jolie laide

jolie laide

I started this when I lived in Brooklyn and struggled for grace in a city that grants moments of beauty and ugliness breathtakingly close to one another. Now I live in a place where things are a different kind of ugly and the beauty is pedestrian. I struggle with that.


Today on the subway platform is the guy who looks just like the Christopher Reeves’ Clark Kent. Impossibly square jaw, thick curly hair with that fetching forelock, even the “don’t look at me, I’m not really gorgeous” dork glasses. We have side-eyed each other before. Now he is stretching leisurely, pulling off his sweatshirt. Superman is getting rather a pot belly.

At work, they ask me “what was your favorite thing?” about my vacation, and what flashes immediately is the first split of the man’s smile, the boy bounding like a spaniel through an exhibit on space travel, the girl taking my hand as we streamed through traffic.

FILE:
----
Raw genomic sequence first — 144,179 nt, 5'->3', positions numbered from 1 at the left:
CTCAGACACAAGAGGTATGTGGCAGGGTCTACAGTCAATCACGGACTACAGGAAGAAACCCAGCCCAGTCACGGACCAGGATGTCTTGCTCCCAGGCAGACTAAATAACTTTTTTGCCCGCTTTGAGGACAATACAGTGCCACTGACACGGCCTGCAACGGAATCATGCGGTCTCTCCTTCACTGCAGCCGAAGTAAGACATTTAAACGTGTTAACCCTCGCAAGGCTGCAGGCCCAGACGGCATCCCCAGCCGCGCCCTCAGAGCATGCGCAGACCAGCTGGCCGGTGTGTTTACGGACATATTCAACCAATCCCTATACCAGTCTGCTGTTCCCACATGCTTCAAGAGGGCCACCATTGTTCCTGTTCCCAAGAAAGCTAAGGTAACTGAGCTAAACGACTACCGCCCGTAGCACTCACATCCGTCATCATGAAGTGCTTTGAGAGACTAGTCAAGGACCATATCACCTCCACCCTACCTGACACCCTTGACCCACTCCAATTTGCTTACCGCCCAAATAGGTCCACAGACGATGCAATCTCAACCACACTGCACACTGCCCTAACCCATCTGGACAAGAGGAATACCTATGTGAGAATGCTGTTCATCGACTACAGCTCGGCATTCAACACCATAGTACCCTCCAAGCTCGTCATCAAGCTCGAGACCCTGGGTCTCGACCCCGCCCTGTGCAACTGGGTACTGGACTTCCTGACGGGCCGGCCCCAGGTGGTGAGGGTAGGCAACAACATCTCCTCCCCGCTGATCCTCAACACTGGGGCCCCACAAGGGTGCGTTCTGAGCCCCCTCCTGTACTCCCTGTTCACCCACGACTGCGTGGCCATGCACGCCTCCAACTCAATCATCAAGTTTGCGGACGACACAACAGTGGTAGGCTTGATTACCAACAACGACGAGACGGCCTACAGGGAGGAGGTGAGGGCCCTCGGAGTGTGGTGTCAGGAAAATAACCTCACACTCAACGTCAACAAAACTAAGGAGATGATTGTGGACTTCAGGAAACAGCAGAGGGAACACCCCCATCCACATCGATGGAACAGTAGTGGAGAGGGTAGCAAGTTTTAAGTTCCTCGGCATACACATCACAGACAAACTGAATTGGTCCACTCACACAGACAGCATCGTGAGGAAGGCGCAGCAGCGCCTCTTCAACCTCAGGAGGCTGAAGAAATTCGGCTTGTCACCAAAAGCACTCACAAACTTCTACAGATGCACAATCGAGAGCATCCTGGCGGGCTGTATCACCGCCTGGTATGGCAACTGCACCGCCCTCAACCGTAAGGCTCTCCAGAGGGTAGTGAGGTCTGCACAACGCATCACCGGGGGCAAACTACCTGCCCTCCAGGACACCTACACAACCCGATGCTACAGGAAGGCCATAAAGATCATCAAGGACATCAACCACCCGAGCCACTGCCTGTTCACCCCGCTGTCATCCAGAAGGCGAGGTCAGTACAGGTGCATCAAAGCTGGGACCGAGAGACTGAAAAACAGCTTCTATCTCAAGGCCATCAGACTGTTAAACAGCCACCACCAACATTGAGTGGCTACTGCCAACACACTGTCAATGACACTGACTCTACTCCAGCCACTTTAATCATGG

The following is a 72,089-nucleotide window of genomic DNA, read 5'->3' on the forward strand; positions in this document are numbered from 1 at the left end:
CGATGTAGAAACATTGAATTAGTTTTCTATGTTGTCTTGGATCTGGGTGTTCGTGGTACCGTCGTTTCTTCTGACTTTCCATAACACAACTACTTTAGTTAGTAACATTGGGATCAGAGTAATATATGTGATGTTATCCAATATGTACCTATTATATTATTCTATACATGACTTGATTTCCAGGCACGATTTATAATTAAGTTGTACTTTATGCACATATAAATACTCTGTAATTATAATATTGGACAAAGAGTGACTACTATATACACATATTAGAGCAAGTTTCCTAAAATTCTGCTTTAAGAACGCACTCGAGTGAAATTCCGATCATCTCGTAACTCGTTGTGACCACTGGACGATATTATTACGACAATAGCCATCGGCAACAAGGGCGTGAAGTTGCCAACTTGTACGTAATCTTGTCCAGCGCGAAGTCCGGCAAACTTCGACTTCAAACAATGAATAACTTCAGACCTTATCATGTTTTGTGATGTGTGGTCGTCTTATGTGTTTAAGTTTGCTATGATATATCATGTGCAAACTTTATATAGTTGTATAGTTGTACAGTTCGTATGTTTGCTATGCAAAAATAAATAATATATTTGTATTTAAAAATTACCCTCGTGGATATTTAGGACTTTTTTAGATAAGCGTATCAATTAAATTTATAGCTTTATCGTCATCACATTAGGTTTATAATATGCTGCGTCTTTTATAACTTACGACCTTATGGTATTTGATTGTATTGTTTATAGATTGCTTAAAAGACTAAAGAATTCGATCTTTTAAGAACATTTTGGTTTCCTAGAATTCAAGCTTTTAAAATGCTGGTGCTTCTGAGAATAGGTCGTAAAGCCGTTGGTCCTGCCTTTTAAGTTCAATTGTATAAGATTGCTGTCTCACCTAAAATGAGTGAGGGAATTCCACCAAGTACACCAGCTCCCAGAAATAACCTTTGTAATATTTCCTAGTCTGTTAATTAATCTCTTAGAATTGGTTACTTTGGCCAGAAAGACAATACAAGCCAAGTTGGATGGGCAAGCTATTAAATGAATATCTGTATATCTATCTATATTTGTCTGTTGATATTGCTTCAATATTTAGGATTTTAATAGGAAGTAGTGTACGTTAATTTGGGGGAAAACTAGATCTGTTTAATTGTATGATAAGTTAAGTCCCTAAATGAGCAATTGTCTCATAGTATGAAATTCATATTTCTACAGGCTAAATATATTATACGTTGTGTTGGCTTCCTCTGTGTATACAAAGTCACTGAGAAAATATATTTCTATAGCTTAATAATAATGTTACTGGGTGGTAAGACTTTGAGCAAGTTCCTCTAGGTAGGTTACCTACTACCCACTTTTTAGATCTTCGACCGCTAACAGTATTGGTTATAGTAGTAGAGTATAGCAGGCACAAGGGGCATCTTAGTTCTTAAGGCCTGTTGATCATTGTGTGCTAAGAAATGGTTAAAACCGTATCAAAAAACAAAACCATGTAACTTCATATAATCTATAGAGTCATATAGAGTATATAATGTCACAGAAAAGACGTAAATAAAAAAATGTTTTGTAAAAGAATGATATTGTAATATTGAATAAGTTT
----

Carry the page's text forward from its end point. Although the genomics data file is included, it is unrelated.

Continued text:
I say “the Van Gogh Museum.” Because I don’t think they want to hear about where my real life is. Or perhaps it’s that I don’t want to tell it. I wonder how hard a person that makes me seem, how ferociously I protect what is precious, how many of my streams I keep underground.

How much I am hiding even in that sanitized answer. I did not say how many times there were tears running down my face, how many times I had to walk away from a painting only to circle back, how my legs shook, how my knees gave way.

I am not at all ashamed of how I feel. I just don’t know how to translate that into the public sphere, how to transverse casual conversation with the Grand Central station of thought tracks I have going on at any one time.


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